I have always been fascinated by other cultures and I love to sit down with people I never met and just ask them everything about their life. It’s important to stay curious and it’s so interesting to listen to other people’s lives, how they grew up and what daily life can look like in a different part of the world. I have therefore started my own little interview project that will be published here on the blog. I will interview people from different countries and background, obviously with my own extremely smart questions and we will take it from there.
First out * drums * : Mohamad Al Karbi from Syria!
Why Syria and Mohamed?
Because when I first started traveling to the Middle East 2011 I had Syria on my top of my list of countries that I wanted to visit the most. Unfortunately we all know what happened and it’s a very sad situation that we all wish will end sooner then later. I want to focus on Syria before the war and from a positive angle. A lot of people have left the country but the country hasn’t left the people. I want to hear what’s in their history and in the hearts.
And Mohamed! Obviously because he has such a nice and thought through blog and shares the same interest as me when it comes to being curious about other cultures and countries. He loves Sweden apparently so that’s a plus. I love the fact that these answers are not only from Mohamed but his family wanted to take part as well.
Please enjoy my short and sweet interview and the beautiful pictures that Mohamed has provided. Does it make you hungry? I’m going out for hummus now!
Thank you very much, Miss A, for giving me the opportunity to talk about Syria on your wonderful blog. Please note that the following answers were prepared by my whole family. We sat together for an hour or some drinking coffee and answering the interview’s questions 🙂
Q: Pretend it’s 2010, a time before the war started. What would you tell a tourist to do in Syria?
A: We hope the war ends soonest, so we can invite you all to visit Syria – a beautiful Mediterranean country. Every part of Syria has its own charm. We have deserts, mountains, ruins and cultures, coastal areas and green areas across the country. I need many posts to cover them all. However, I’m going to mention two places for now in Damascus: Old City and Bloudan.
You may visit my Syria’ album at Flickr on:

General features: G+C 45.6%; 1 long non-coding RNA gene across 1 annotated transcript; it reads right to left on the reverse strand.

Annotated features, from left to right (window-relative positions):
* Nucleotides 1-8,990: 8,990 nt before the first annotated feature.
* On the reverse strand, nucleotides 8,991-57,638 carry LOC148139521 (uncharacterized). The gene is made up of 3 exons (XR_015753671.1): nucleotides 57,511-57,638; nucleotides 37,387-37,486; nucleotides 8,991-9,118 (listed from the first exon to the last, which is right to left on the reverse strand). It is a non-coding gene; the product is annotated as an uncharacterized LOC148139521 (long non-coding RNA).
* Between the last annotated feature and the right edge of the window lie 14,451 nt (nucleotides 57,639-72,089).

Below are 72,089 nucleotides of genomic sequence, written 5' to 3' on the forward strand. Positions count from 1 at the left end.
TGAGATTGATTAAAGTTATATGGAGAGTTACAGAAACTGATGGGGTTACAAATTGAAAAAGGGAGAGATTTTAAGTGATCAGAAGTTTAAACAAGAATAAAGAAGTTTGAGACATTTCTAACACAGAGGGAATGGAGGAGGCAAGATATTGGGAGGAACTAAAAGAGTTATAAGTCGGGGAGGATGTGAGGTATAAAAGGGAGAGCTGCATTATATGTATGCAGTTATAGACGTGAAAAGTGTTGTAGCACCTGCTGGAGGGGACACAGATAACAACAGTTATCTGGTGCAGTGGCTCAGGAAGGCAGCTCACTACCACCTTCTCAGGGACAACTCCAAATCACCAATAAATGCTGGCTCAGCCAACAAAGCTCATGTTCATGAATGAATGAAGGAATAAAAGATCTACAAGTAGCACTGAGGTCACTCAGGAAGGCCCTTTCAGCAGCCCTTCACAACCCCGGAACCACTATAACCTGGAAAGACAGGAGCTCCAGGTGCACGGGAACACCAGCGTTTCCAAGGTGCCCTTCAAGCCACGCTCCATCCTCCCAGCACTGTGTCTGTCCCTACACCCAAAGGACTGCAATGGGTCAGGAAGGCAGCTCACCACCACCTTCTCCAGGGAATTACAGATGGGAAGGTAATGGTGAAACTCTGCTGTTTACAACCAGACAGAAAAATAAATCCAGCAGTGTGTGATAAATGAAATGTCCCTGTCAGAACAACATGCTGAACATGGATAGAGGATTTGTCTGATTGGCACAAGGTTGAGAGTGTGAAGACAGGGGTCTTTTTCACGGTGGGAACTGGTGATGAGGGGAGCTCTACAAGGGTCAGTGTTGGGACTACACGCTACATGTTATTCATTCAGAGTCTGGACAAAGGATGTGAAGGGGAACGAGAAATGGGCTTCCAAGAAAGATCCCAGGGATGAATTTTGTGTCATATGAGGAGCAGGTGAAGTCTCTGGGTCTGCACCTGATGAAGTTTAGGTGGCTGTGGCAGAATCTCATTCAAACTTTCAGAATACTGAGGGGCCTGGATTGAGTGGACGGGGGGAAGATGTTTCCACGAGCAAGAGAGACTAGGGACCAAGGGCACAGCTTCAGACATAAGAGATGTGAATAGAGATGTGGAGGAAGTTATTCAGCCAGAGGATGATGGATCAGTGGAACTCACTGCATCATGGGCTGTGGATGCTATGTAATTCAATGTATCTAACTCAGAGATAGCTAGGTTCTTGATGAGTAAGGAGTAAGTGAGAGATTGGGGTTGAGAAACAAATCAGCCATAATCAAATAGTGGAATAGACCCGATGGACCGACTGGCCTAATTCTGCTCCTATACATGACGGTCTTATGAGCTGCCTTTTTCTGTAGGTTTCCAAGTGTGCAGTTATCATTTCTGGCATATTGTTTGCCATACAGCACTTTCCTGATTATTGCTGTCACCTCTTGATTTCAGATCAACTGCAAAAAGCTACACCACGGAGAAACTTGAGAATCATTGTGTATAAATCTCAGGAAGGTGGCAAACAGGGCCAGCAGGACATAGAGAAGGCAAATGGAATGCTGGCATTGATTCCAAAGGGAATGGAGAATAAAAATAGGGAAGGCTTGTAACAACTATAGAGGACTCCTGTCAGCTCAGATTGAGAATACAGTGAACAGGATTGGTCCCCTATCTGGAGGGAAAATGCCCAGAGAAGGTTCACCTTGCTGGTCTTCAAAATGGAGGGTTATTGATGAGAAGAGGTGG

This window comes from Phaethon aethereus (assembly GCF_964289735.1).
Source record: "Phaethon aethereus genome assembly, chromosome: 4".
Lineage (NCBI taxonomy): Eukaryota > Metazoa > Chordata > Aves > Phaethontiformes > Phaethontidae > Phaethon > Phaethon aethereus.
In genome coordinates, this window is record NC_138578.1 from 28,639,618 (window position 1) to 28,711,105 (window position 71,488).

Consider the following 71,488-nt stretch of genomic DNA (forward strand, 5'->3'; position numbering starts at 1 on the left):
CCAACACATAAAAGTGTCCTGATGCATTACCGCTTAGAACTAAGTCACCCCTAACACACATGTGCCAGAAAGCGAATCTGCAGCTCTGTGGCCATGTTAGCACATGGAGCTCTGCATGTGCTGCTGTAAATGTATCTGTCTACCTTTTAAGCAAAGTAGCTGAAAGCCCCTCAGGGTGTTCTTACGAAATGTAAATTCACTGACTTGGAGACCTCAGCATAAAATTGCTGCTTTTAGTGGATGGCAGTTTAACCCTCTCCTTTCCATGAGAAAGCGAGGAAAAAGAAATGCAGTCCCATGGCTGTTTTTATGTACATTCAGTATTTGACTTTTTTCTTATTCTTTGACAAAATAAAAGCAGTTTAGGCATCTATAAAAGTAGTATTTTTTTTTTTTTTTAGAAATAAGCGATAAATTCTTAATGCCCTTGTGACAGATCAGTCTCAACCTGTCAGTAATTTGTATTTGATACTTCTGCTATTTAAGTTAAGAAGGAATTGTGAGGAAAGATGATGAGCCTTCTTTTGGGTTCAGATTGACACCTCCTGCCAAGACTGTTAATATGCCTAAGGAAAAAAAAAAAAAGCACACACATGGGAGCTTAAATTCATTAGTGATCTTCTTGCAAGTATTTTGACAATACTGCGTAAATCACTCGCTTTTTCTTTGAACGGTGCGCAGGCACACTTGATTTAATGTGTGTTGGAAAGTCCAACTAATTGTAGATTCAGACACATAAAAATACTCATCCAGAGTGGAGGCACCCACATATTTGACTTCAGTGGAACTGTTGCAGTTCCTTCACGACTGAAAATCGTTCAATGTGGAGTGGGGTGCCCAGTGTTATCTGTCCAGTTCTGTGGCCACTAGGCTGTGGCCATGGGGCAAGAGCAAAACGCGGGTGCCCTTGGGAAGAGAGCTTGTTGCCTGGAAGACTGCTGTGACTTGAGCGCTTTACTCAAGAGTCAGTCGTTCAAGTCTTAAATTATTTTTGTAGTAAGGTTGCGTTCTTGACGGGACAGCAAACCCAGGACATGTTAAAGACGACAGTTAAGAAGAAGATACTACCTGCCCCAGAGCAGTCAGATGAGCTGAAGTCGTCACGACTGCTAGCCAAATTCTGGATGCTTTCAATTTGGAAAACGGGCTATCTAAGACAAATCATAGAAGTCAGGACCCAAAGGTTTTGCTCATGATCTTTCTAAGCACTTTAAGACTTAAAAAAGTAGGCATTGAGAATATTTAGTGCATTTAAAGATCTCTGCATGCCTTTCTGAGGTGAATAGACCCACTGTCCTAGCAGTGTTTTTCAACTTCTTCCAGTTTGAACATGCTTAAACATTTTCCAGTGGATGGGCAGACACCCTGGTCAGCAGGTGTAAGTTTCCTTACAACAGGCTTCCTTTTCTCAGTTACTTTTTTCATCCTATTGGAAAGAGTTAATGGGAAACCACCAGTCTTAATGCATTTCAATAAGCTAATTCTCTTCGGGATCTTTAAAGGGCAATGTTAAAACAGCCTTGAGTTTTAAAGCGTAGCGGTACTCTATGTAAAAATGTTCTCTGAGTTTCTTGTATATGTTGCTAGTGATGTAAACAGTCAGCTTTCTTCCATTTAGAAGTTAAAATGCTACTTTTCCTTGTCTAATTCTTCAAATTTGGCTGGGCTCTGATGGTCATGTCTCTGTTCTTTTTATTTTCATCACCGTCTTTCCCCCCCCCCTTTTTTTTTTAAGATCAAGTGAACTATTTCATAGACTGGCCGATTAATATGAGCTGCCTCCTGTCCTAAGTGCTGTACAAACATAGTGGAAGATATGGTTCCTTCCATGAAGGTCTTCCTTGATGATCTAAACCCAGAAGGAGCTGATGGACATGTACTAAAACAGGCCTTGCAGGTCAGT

Q: According to archeologist the Syrians have been drinking beer and wine for 4000 years. That makes me think I might be Syrian. Tell us more.
A: Damascus is the world oldest capital where the most delicious wine is made. Syria has the best grape vines, olive trees, and citrus fruits. Fresh grapes and citrus juice, or even barley juice, can do it for non-alcoholics. P.S., some argue that Damascus is the oldest city ever.
Q: Is it correct that Syria used to be famous for having the most beautiful railway stations in the world?
A: Hijaz station is the oldest railway in the area that is connecting Makkah with Damascus. As they are old and usually pass through beautiful places in Syria, trains are very suitable for families’ gathering; they are used mainly for the sake of fun and picnics.
Q: If you had to choose, which animals would the Syrians be if you weren’t humans and why?
A: Hmm!!! If we had to, I can say that we have the best of each 😉 Patience from camel, power/determination from eagle, humbleness from gazelle, …
Q:Which weird kind of food do Syrians eat?
A: Syria is very famous with the variety of dishes. Most of them are complicated and prepared on multiple levels until the final dish be ready. I consider Ozzie a weird food; baked dough stuffed with rice, meat, peas, and nuts!
Q: In Sweden we take out shoes off when entering a house. What kind of customs do someone that hasn’t been to a Syrian home need to think about before entering?
A: Oh my God, we do the same! All are to take shoes off before entering the house – often. Guests sit in the place assigned to by the hosts in a specific room (guests room). Appointment for visiting isn’t required in general; however, we ask for permission before entering… When food is offered, guests should have some (at least).
In general, all Syrians have the mentality of hospitality. If the invitation is for meal, the food should be home-made prepared by the land lady. To celebrate the guests, the host’s neighbors, friends, and family members might be invited to attend the gathering too.
There are morning gatherings for house wives on a periodic basis and usually they’re served by light delicacies. Female neighbors, even if they are foreigners, could expect an invitation. Relatively in weddings, the family of the bride and bridegroom usually welcome guests for 7 days after the wedding or after the newly born babies. P.S., wedding parties, originally, are not mixed – one party for men and a sperate one for women.
Q: Who wins the hummus war? I understand this is a sensitive question between Syria, Lebanon, Israel and Jordan.
A: Hummus was originated in the Levant – centuries ago. The Levant (was referred to as Greater Syria) consists of Syria, Lebanon, Palestine, and Jordan. Each of which has its own tasty recipe of making this traditional dish.
Q: The Syrians seems to be extremely social. Why is that? (This is a very Swedish question as we are not really known to be super social)
A: It’s in our blood. We are connected and very interrelated to the max. We share happiness and sadness with all our neighbors, families, and friends.
For example, in marriage, the family of the bride might collect information about the bridegroom’s profile from his neighborhood before giving the final acceptance. Another example is when you ask someone in the street about the direction to some place; they might not leave you until they make sure that you reached your destination. Furthermore, we might also offer advices even without being asked for…